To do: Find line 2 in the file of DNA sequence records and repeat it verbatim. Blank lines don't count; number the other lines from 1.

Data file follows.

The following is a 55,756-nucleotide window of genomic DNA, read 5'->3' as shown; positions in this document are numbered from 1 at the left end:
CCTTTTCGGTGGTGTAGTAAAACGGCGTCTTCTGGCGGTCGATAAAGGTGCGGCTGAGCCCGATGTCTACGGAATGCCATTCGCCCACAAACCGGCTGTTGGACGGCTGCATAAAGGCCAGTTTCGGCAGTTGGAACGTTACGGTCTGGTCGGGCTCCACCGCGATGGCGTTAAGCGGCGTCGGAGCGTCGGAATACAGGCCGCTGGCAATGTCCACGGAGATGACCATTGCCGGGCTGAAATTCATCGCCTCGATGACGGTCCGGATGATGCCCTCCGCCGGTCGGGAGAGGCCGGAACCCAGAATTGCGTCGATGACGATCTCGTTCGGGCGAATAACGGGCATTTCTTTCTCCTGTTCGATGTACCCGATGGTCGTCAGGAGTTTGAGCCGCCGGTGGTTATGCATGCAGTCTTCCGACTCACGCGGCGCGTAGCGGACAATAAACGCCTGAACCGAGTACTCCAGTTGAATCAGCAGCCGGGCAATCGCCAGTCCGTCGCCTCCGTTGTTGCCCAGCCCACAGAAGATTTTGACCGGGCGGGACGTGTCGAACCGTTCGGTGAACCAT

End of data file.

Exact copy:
CCTTTTCGGTGGTGTAGTAAAACGGCGTCTTCTGGCGGTCGATAAAGGTGCGGCTGAGCCCGATGTCTACGGAATGCCATTCGCCCACAAACCGGCTGTTGGACGGCTGCATAAAGGCCAGTTTCGGCAGTTGGAACGTTACGGTCTGGTCGGGCTCCACCGCGATGGCGTTAAGCGGCGTCGGAGCGTCGGAATACAGGCCGCTGGCAATGTCCACGGAGATGACCATTGCCGGGCTGAAATTCATCGCCTCGATGACGGTCCGGATGATGCCCTCCGCCGGTCGGGAGAGGCCGGAACCCAGAATTGCGTCGATGACGATCTCGTTCGGGCGAATAACGGGCATTTCTTTCTCCTGTTCGATGTACCCGATGGTCGTCAGGAGTTTGAGCCGCCGGTGGTTATGCATGCAGTCTTCCGACTCACGCGGCGCGTAGCGGACAATAAACGCCTGAACCGAGTACTCCAGTTGAATCAGCAGCCGGGCAATCGCCAGTCCGTCGCCTCCGTTGTTGCCCAGCCCACAGAAGATTTTGACCGGGCGGGACGTGTCGAACCGTTCGGTGAACCAT